Healthcare is an industry where nothing stands still. New technologies, changing patient demographics, economic shifts, and the ongoing global pandemic have all inspired healthcare companies like ours to adapt the way they work.
Roche is used to embracing change, of course. With a history that spans over 120 years, we understand the importance of being agile in responding to our patients’ needs. However, what has not changed is our mission and commitment to driving innovation, improving sustainability, and delivering better outcomes for patients. While our old ways of working delivered strong results, we recognise that achieving our bold vision of increasing the benefit to patients by three to five times, while reducing the cost to society by half, would need a fresh, innovative approach.
To achieve our goal, we needed to find new strategies that would allow Roche to adapt more quickly to the changes in public health and beyond, enabling us to deploy our learnings at scale and continue delivering results for patients. Across the organisation, we have sought to embody that adaptability by moving away from a traditional top-down approach, towards new, agile ways of working.
Agility – an enabler for scale and impact
Our aim is to embed and grow agile capabilities within the organisation, and we believe these new ways of working will enable exponential scaling and impact. Against a background of rapid change, introducing agility means we can empower our colleagues to deal with the challenges they face as they see fit. With a more agile approach, employees are empowered to take decisions faster, to experiment and learn, and to become more entrepreneurial. As a result, we’re now more aligned to what employees now want, and expect, from their employers.
Accomplishing our goals is not just the work of a small subset of leaders. We believe that, across the organisation, our people have the answers we need to co-create our transformation journey. To unlock that rich capability in our employees, the HR function – or People and Culture (P&C), as it’s known at Roche – created a different talent proposition; one that allowed us to demonstrate just how much we trust the skills and abilities of our teams and which left behind the top-down approach.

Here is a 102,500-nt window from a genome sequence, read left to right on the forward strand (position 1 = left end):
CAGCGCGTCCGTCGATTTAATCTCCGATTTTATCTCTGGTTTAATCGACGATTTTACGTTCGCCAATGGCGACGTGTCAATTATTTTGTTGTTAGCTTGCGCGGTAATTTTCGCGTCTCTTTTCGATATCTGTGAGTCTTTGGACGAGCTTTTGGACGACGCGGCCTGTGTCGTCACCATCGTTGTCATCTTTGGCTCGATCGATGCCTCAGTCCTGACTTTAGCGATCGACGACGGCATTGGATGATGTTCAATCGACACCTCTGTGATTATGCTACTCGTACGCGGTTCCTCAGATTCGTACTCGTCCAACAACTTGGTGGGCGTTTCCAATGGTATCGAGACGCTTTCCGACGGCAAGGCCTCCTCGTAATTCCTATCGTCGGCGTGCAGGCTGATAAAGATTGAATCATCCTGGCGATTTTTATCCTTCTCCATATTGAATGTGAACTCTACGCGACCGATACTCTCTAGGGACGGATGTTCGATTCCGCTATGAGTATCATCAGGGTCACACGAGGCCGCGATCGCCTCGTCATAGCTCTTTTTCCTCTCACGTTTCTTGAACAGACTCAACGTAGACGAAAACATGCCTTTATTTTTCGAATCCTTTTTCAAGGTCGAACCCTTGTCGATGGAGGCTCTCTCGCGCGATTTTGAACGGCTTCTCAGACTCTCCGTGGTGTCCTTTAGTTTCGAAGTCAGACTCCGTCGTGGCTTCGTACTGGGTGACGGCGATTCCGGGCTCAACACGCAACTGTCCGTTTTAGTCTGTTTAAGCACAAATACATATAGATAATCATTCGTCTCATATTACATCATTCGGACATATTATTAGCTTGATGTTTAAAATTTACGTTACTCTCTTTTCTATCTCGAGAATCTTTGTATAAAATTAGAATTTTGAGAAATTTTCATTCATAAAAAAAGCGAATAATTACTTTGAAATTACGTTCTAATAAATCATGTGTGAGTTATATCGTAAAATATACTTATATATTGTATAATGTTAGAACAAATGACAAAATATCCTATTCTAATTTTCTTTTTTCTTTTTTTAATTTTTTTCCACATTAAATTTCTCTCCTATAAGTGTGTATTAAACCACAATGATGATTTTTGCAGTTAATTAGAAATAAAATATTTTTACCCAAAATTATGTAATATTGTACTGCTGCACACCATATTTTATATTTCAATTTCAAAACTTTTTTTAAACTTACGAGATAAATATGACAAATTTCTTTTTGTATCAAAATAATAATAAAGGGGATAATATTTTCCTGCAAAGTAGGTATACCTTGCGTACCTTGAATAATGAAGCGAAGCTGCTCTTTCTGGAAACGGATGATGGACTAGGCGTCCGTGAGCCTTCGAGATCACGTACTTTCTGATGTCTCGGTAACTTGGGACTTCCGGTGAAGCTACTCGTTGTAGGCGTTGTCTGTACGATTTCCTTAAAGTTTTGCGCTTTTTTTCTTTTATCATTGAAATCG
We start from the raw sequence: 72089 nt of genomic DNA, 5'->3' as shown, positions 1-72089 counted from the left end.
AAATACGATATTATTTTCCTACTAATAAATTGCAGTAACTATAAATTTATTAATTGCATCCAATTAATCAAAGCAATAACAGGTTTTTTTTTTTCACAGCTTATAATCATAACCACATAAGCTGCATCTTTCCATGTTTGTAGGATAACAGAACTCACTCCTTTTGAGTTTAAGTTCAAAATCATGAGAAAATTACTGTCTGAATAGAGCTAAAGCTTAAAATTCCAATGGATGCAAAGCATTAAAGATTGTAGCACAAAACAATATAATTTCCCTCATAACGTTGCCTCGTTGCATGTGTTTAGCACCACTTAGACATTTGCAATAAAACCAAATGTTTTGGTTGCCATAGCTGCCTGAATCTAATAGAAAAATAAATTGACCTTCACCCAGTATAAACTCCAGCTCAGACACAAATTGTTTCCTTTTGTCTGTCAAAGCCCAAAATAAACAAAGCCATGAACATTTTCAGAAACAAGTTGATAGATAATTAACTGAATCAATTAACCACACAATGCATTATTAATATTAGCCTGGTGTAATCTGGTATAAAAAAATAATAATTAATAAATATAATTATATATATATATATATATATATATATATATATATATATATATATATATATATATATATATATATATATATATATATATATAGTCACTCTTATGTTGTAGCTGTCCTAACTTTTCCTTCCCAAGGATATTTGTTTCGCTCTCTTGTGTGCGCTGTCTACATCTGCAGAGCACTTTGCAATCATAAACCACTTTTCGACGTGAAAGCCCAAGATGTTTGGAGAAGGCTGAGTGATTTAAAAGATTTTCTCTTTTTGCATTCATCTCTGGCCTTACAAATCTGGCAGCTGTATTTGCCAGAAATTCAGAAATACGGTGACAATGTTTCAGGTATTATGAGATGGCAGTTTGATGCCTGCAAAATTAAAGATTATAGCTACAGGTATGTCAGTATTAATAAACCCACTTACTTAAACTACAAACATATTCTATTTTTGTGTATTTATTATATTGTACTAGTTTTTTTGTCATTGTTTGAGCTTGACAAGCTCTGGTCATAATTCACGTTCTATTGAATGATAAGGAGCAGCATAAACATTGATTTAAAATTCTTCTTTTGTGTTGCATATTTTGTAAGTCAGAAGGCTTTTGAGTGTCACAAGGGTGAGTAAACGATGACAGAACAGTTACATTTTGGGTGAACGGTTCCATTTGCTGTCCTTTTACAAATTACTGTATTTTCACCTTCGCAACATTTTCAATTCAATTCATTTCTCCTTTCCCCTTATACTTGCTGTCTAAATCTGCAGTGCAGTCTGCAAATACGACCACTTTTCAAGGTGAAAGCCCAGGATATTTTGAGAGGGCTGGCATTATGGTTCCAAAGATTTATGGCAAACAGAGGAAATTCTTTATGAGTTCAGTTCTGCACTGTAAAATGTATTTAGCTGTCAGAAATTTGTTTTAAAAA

Embracing agility has meant that we have had to let go of the traditional levers of business management, and accept that our ways of working may become less ‘controlled’ as a result. For us, however, that has not been a problem. Because of our laser focus on our North Star of ‘delivering better outcomes for more patients, faster’, we have a strong guiding purpose that informs the decisions our employees take across the business.
With this approach, we don’t dictate how countries, leaders, teams and employees have to reach their goals. Rather than prescribe actions, we leave it to their judgement and experience to decide the best ways to pursue our North Star.
Freeing employees to follow such bold targets also makes a difference in how Roche is able to attract and retain talent. We have seen how potential employees, in particular younger people, are increasingly looking for an employer that’s purpose-driven and can benefit wider society, whether that’s through addressing issues such as tackling climate change, embracing diversity and inclusion, or increasing sustainability – all priorities Roche is actively addressing within our organisation.